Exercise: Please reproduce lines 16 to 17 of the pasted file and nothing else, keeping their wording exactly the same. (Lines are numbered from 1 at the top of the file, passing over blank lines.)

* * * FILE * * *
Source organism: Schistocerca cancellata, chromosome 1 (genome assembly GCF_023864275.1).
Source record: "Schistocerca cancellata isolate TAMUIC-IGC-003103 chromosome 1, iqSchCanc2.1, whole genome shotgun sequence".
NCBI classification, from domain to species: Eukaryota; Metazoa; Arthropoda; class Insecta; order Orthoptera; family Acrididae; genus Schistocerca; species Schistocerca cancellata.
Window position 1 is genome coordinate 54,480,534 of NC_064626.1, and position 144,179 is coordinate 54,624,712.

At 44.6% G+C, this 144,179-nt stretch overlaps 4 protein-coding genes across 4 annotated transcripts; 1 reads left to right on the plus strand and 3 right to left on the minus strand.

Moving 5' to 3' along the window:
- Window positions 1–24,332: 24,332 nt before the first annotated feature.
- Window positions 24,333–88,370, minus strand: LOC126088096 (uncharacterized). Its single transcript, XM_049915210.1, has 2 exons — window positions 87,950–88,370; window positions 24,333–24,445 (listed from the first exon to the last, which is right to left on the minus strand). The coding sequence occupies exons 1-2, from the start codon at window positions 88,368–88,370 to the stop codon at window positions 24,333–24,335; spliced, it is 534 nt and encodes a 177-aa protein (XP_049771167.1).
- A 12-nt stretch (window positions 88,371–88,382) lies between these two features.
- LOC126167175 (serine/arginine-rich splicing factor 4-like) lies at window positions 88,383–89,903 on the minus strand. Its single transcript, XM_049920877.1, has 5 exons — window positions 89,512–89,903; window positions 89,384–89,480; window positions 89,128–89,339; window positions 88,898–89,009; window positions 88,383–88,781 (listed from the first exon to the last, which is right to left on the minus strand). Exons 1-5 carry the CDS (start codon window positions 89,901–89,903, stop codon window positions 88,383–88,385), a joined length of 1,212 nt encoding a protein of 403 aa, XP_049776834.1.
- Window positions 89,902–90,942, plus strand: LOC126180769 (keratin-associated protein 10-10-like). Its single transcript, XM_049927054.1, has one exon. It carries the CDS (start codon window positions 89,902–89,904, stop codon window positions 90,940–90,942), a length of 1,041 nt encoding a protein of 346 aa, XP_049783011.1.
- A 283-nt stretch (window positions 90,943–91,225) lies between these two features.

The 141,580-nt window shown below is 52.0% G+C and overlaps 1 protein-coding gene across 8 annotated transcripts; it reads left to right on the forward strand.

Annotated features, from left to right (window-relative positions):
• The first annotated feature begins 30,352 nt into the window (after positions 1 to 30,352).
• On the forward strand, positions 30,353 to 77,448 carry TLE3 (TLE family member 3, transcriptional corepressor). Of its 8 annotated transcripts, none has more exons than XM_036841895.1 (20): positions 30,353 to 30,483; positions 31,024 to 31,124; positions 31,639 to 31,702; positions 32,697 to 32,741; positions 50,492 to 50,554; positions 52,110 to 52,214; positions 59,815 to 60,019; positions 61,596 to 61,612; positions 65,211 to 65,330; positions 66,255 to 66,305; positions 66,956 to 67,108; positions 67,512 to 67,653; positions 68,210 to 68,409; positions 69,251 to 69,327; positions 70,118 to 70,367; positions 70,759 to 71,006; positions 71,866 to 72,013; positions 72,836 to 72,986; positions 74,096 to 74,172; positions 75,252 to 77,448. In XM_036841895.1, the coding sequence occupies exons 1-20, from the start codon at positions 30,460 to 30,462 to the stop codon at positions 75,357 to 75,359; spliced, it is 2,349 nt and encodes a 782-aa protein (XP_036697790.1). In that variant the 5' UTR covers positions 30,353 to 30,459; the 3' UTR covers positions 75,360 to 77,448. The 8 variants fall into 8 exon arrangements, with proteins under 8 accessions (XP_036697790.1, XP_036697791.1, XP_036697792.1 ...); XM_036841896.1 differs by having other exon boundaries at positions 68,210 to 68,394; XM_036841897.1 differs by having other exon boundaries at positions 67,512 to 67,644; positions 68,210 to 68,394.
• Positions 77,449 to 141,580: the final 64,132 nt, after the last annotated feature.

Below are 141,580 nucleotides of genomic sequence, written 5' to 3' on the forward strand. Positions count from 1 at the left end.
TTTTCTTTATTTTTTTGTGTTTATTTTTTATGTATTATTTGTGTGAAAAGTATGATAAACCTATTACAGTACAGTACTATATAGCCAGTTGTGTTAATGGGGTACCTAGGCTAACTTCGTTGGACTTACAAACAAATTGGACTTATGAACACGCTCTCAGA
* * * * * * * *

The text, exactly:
• On the forward strand, positions 30,353 to 77,448 carry TLE3 (TLE family member 3, transcriptional corepressor). Of its 8 annotated transcripts, none has more exons than XM_036841895.1 (20): positions 30,353 to 30,483; positions 31,024 to 31,124; positions 31,639 to 31,702; positions 32,697 to 32,741; positions 50,492 to 50,554; positions 52,110 to 52,214; positions 59,815 to 60,019; positions 61,596 to 61,612; positions 65,211 to 65,330; positions 66,255 to 66,305; positions 66,956 to 67,108; positions 67,512 to 67,653; positions 68,210 to 68,409; positions 69,251 to 69,327; positions 70,118 to 70,367; positions 70,759 to 71,006; positions 71,866 to 72,013; positions 72,836 to 72,986; positions 74,096 to 74,172; positions 75,252 to 77,448. In XM_036841895.1, the coding sequence occupies exons 1-20, from the start codon at positions 30,460 to 30,462 to the stop codon at positions 75,357 to 75,359; spliced, it is 2,349 nt and encodes a 782-aa protein (XP_036697790.1). In that variant the 5' UTR covers positions 30,353 to 30,459; the 3' UTR covers positions 75,360 to 77,448. The 8 variants fall into 8 exon arrangements, with proteins under 8 accessions (XP_036697790.1, XP_036697791.1, XP_036697792.1 ...); XM_036841896.1 differs by having other exon boundaries at positions 68,210 to 68,394; XM_036841897.1 differs by having other exon boundaries at positions 67,512 to 67,644; positions 68,210 to 68,394.
• Positions 77,449 to 141,580: the final 64,132 nt, after the last annotated feature.